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MAX PLANCK INSTITUTE OF PSYCHIATRY - MUNICH Public Relations
Dr. Barbara Meyer
E-Mail: firstname.lastname@example.org Response to antidepressants will become predictable!
Gene variants of the ABCB-1 gene determine effect of antidepressants
Many patients suffering from a severe depression become terribly desperate in view of the often
long-lasting attempts to find an antidepressant which is effective in their case. Up to now, little is
known about the reasons why the same drug takes different effect on different persons. Only if
they get from the bloodstream to the brain, antipsychotic drugs can be clinically efficient.
Florian Holsboer and his colleagues at the Max Planck Institute of Psychiatry in Munich have
now succeeded in proofing that the transport of various antidepressants into the brain is
programmed genetically. A patient’s profile of his/her ABCB-1 gene enables to predict whether
he/she will respond well to a certain drug or not. This finding is another important step towards
a personalized therapy for depression with the individual biological profile determining the
decision which kind of therapy will be taken.
Though being the most successful therapy for depression, after 8 to 12 weeks of treatment, antidepressants lead
to complete recovery only in 60% of the patients. For a few years, by means of modern genetic research,
intensive studies on the question what causes the individually different results of therapy have been carried out.
Analyses of genetic sequences of factors, which might play an important role in the development of an illness
resp. the efficiency of its medication take centre stage. The research group around Manfred Uhr has paid
particular attention to the ABCB-1 gene, which as a substrate-transporter plays an important role in the access
control of e.g. drugs into the brain, and received a direct hit.
In case of illnesses like e.g. depression, the working point of drugs is within the brain. This, however, as the
most important control organ, is especially protected against harmful effects of substances from outside the
body. The so-called blood-brain-barrier controls the access resp. the concentration of substances like e.g. drugs.
Special transporter molecules permit the controlled access resp. the active return transport of substances in order
to guarantee physiologically effective concentrations within the brain. The ABCB-1 gene encodes for such a
transporter molecule, the P-glycoprotein, which carries out the active return transport of substances from the
cerebral fluid into the blood.
Manfred Uhr and his colleagues have now been able to demonstrate in a mouse model that antidepressants like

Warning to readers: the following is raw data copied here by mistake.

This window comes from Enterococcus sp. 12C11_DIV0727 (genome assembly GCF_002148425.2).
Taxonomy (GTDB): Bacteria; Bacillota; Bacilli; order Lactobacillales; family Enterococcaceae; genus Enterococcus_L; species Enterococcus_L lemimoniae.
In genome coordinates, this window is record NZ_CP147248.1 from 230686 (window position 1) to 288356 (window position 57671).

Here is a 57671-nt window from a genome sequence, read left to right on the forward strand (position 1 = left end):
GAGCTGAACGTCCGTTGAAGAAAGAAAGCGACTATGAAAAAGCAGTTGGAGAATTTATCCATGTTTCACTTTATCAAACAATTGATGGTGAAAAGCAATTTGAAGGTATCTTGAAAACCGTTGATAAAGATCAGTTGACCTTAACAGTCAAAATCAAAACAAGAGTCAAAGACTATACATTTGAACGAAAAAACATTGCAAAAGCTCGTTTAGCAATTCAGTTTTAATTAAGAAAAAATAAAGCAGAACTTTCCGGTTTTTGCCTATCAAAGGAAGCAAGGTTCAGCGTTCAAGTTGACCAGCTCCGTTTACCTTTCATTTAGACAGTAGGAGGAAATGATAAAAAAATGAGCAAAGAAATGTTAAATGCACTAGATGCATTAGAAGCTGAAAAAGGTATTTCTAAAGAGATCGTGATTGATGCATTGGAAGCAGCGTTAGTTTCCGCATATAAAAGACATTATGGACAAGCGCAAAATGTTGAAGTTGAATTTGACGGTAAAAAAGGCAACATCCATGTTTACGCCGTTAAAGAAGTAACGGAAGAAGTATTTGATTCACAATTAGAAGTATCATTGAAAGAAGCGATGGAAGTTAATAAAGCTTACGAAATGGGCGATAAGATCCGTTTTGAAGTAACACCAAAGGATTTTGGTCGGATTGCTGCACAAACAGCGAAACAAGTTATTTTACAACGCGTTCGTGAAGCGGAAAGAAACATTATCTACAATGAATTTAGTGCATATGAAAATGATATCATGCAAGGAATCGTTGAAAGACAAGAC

Citalopram, Paroxetin, Venlafaxine and Amitriptylin are transported by the P-Glykoprotein, whereas other
antidepressants, like e.g. Mirtazapine, are not recognized as a substrate. Thus, it has been proved for the first
time that the functionality of P-Glykoproteins determines the concentration of certain antidepressants within the
How far the differences of the P-Glykoprotein can be verified in patients and how important they are for
treatment has been examined at the MPI of Psychiatry in 443 patients suffering from depression. The scientists
dealt with the question whether the different success of therapy with antidepressants is predictable through the
patients’ genetical specification of their ABCB-1 gene. Of 95 single nucleotide polymorphisms (SNP’s) within
the ABCB-1 gene, several SNP’s have shown a positive correlation with success of therapy. In comparison to
non-Cytosin carrier, patients who have the nucleotide Cytosin at a certain position have a 2,5 fold higher
probability to be healthy again after a 4-6 weeks’ treatment with antidepressants of the P-Glykoprotein substrate-
The new insight into the coherences of effects of antidepressants and individual genotype concerning the ABCB-
1 gene suggests future application of a gene test in order to avoid a kind of therapy which possibly might have
adverse effects, be cost-intensive and, above all, effectless.
In their paper the authors demand that all drugs affecting the brain should generally be analyzed concerning their
status as a P-glycoprotein substrate so that this effect, which especially depends on the genotype, can be
considered in clinical studies. In this context, Prof. Holsboer remarks: „Many substances which are in the
process of being developed could show the necessary high therapeutic effects and low side-effects if they were
tested exclusively in patients who due to their genetic profile could react positively to this substances. With our
results concerning the ABCB-1 gene we are further approaching a personalized therapy for depression.“
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JOHN S. MARCH, MD, MPH Program in Child and Adolescent Anxiety Disorders DUMC Box 3527 Durham, NC 27710 (919)-416-2400 InterNet: email@example.com OBSESSIVE-COMPULSIVE DISORDER IN CHILDREN AND ADOLESCENTS Approximately 1 in 200 children suffers from Obsessive-Compulsive Disorder (OCD). Children and adolescents with OCD experience unwanted intrusive thoughts, urges, or images (terme